Beware of CYBER-FRAUD - Are You Safe?

Do you own a smart phone, tablet, thumb drive or any sophisticated gadget that you use to communicate with the world? If so then read on as Doctor Shewangu Dzomira explains what all about cyber-fraud. Digital forensics is not just about computer any more.

The problem is that digital forensics is not just about computer any more – smart phones, tablets, thumb drives and more each present unique challenges in accessing data.

It is an endless game of “cat and mouse” between banks and cybercriminals. There is a virtual arms race taking place online between financial institutions and cybercriminals who as soon as the bank deploys a new process or technology to prevent online fraud, they find a weakness to exploit. Cyber banking has recently become a necessity rather than a “superfluity” service across the banking industry. As a result recent developments have shown that most of brick and mortar banks are evolving themselves by shifting their focus towards up gradation of their own e-banking capabilities.
Beware of CYBER-FRAUD - Are You Safe.
Sherlock Holmes is considered to be the first forensic accountant, the term coined by Peloubet in 1946. Kautilya, from India was the first economist to openly recognise the need of a forensic accountant after mentioning the famous forty ways of embezzlement during the ancient times. In the Egyptian times, 3300-3500BC, commercial transactions were recorded on clay tablets, which would be scaled and if later found to be tempered with, investigations would take place. Any discovered employee crime attracted punishment of a fine, mutilation or death in some cases.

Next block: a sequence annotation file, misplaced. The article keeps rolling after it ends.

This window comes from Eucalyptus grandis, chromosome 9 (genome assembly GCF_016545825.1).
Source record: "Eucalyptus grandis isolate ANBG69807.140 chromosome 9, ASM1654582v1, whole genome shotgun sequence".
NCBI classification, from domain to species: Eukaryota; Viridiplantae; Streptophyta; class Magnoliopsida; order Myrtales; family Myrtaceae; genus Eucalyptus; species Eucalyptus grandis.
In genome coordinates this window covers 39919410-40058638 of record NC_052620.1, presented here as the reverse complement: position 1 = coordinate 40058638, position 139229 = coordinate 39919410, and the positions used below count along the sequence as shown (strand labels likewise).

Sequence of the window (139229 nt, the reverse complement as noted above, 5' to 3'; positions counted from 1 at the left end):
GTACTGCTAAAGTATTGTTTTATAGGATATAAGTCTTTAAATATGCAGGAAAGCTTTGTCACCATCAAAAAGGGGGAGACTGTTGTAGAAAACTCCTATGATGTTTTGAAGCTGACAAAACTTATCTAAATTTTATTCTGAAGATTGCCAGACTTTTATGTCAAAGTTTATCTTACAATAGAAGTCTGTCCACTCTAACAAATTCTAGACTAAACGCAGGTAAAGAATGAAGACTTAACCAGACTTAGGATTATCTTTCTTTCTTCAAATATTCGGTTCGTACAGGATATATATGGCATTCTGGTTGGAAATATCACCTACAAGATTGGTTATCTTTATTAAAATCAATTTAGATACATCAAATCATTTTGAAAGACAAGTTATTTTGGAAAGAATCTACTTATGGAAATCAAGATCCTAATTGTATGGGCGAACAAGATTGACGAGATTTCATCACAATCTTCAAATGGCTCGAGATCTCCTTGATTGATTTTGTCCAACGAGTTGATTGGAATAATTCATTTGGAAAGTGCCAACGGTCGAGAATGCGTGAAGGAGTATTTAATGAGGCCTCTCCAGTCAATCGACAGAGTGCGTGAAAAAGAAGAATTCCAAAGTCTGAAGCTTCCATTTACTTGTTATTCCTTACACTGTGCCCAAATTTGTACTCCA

Today, the challenge of combating fraud directed against a business is increased by the diversity and deceptive nature of workplace fraud and a company may realize too late that it has been victimized. Fraudsters, hackers and cybercriminals are refining their methods for account takeover and compromised identities that target bank’s customers and employees. The growth of complexity and access to technology has made susceptibility to ‘hi-tech’ crime which is a threat to businesses in the financial domain where the risk is very high. Also, cybercrime is on the rise; large-scale fraud attacks, consumer data breaches and politically motivated Distributed Denial of Service (DDoS) attacks on financial institutions are costing them billions of dollars annually.

Information Communication Technology (ICT) has brought unintended consequences in form of different cybercrimes which have affected different industries and the banking sector is one of them which have witnessed debit/card fraud, phishing, funds transfer, account takeover, identity theft, DoS and many others.One other problem is that digital forensics is not just about computer any more – smart phones, tablets, thumb drives and more each present unique challenges in accessing data.

It high time we become vigilant. What information are you you releasing to the world. Always think before you log on.

Written By SHEWANGU DZOMIRA (PhD) For Arthur Mutambara
Dr. Shewangu Dzomira is a proven researcher and scholar having published book chaptes and more than 14 articles in accredited journals related to cyber banking, cyber fraud risk management, finance and banking, business ethics, taxation and corporate governance. He is an Accountant by profession cum academia. Shewangu has presented more than 8 papers both at national and international conferences in Zimbabwe, South Africa, Europe and USA.

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